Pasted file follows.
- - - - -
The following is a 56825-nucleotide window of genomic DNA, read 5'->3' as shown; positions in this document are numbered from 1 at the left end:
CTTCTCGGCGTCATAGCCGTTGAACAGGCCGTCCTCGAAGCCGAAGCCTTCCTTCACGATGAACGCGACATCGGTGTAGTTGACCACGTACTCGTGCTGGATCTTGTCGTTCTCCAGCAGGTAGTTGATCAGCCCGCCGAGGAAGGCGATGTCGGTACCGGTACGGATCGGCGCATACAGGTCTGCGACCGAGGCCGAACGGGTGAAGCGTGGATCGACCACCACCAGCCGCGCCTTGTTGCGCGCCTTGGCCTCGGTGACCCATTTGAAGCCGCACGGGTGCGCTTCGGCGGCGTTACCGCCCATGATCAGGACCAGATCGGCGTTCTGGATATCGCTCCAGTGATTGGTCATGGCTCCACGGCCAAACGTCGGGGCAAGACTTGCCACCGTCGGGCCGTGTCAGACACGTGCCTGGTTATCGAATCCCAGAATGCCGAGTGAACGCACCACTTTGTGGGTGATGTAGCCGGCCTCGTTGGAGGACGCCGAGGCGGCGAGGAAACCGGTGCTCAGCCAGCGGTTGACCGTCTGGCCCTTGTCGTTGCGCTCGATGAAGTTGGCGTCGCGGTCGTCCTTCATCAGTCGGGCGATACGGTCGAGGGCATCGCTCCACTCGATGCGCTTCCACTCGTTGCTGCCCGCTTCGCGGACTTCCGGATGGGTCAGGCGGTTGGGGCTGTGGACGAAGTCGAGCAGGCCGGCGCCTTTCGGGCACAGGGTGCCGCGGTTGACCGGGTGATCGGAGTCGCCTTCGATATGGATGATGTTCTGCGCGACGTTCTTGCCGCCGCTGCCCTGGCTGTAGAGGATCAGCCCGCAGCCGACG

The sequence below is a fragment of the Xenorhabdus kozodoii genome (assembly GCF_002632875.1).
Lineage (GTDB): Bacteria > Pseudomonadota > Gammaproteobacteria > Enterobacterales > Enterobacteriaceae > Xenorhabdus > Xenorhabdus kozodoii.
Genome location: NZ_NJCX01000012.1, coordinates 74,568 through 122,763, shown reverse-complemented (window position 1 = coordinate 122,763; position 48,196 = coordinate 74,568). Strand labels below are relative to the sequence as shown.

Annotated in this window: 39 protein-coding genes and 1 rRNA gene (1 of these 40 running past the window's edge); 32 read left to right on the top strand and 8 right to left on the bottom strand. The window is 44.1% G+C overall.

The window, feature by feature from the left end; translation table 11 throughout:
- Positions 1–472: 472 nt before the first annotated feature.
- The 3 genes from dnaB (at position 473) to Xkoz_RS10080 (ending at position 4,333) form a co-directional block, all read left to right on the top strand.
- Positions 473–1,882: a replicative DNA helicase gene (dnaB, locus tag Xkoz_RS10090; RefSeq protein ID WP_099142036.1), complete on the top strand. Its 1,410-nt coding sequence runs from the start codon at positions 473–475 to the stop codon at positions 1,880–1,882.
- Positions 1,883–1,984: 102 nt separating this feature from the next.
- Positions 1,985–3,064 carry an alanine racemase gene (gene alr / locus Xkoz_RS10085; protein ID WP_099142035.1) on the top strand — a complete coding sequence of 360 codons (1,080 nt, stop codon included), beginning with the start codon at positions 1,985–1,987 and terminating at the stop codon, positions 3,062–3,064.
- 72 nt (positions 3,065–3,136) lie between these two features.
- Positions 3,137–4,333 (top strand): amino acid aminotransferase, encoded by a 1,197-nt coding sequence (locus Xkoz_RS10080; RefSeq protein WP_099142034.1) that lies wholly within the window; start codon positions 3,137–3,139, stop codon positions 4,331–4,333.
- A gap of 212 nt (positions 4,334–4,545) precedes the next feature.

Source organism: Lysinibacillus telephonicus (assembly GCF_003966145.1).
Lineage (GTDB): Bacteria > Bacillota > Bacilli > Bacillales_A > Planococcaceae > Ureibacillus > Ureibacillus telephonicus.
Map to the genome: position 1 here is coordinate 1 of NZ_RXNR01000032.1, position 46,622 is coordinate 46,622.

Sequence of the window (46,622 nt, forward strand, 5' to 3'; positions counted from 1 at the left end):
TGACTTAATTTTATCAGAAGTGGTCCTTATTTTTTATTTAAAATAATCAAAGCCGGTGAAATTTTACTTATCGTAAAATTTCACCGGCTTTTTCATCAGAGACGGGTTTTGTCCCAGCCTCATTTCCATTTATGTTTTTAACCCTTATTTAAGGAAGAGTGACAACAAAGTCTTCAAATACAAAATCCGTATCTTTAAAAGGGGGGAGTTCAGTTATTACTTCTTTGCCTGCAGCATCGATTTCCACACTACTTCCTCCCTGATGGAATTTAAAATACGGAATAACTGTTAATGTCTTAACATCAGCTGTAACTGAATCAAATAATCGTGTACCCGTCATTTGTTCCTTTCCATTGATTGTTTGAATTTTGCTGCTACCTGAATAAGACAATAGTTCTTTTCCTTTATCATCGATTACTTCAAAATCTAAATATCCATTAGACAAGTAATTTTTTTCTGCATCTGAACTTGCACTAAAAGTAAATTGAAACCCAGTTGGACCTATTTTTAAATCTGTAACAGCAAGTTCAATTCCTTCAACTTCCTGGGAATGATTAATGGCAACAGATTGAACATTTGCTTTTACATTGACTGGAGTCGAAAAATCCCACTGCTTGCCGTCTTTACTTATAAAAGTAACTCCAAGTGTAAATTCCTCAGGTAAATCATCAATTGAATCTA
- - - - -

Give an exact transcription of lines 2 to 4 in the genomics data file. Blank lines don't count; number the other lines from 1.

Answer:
CTTCTCGGCGTCATAGCCGTTGAACAGGCCGTCCTCGAAGCCGAAGCCTTCCTTCACGATGAACGCGACATCGGTGTAGTTGACCACGTACTCGTGCTGGATCTTGTCGTTCTCCAGCAGGTAGTTGATCAGCCCGCCGAGGAAGGCGATGTCGGTACCGGTACGGATCGGCGCATACAGGTCTGCGACCGAGGCCGAACGGGTGAAGCGTGGATCGACCACCACCAGCCGCGCCTTGTTGCGCGCCTTGGCCTCGGTGACCCATTTGAAGCCGCACGGGTGCGCTTCGGCGGCGTTACCGCCCATGATCAGGACCAGATCGGCGTTCTGGATATCGCTCCAGTGATTGGTCATGGCTCCACGGCCAAACGTCGGGGCAAGACTTGCCACCGTCGGGCCGTGTCAGACACGTGCCTGGTTATCGAATCCCAGAATGCCGAGTGAACGCACCACTTTGTGGGTGATGTAGCCGGCCTCGTTGGAGGACGCCGAGGCGGCGAGGAAACCGGTGCTCAGCCAGCGGTTGACCGTCTGGCCCTTGTCGTTGCGCTCGATGAAGTTGGCGTCGCGGTCGTCCTTCATCAGTCGGGCGATACGGTCGAGGGCATCGCTCCACTCGATGCGCTTCCACTCGTTGCTGCCCGCTTCGCGGACTTCCGGATGGGTCAGGCGGTTGGGGCTGTGGACGAAGTCGAGCAGGCCGGCGCCTTTCGGGCACAGGGTGCCGCGGTTGACCGGGTGATCGGAGTCGCCTTCGATATGGATGATGTTCTGCGCGACGTTCTTGCCGCCGCTGCCCTGGCTGTAGAGGATCAGCCCGCAGCCGACG

The sequence below is a fragment of the Xenorhabdus kozodoii genome (assembly GCF_002632875.1).
Lineage (GTDB): Bacteria > Pseudomonadota > Gammaproteobacteria > Enterobacterales > Enterobacteriaceae > Xenorhabdus > Xenorhabdus kozodoii.